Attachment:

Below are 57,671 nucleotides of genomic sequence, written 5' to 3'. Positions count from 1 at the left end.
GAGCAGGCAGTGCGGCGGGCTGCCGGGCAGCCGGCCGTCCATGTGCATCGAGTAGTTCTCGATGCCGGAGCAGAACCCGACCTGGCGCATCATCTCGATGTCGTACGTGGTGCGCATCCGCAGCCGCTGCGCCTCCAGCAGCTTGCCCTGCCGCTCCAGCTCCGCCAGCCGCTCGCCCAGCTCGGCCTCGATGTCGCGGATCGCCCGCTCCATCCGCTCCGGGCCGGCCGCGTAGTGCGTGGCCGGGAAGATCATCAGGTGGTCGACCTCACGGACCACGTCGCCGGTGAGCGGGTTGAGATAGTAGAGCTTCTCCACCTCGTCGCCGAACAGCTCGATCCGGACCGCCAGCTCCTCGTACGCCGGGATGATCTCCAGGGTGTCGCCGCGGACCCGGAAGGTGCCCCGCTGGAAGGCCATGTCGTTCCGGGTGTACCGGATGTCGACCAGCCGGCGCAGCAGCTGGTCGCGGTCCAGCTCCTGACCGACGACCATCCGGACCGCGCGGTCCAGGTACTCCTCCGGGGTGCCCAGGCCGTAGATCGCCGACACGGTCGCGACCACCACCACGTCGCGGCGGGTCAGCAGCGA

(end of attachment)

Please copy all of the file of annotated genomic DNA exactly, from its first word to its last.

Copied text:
Below are 57,671 nucleotides of genomic sequence, written 5' to 3'. Positions count from 1 at the left end.
GAGCAGGCAGTGCGGCGGGCTGCCGGGCAGCCGGCCGTCCATGTGCATCGAGTAGTTCTCGATGCCGGAGCAGAACCCGACCTGGCGCATCATCTCGATGTCGTACGTGGTGCGCATCCGCAGCCGCTGCGCCTCCAGCAGCTTGCCCTGCCGCTCCAGCTCCGCCAGCCGCTCGCCCAGCTCGGCCTCGATGTCGCGGATCGCCCGCTCCATCCGCTCCGGGCCGGCCGCGTAGTGCGTGGCCGGGAAGATCATCAGGTGGTCGACCTCACGGACCACGTCGCCGGTGAGCGGGTTGAGATAGTAGAGCTTCTCCACCTCGTCGCCGAACAGCTCGATCCGGACCGCCAGCTCCTCGTACGCCGGGATGATCTCCAGGGTGTCGCCGCGGACCCGGAAGGTGCCCCGCTGGAAGGCCATGTCGTTCCGGGTGTACCGGATGTCGACCAGCCGGCGCAGCAGCTGGTCGCGGTCCAGCTCCTGACCGACGACCATCCGGACCGCGCGGTCCAGGTACTCCTCCGGGGTGCCCAGGCCGTAGATCGCCGACACGGTCGCGACCACCACCACGTCGCGGCGGGTCAGCAGCGA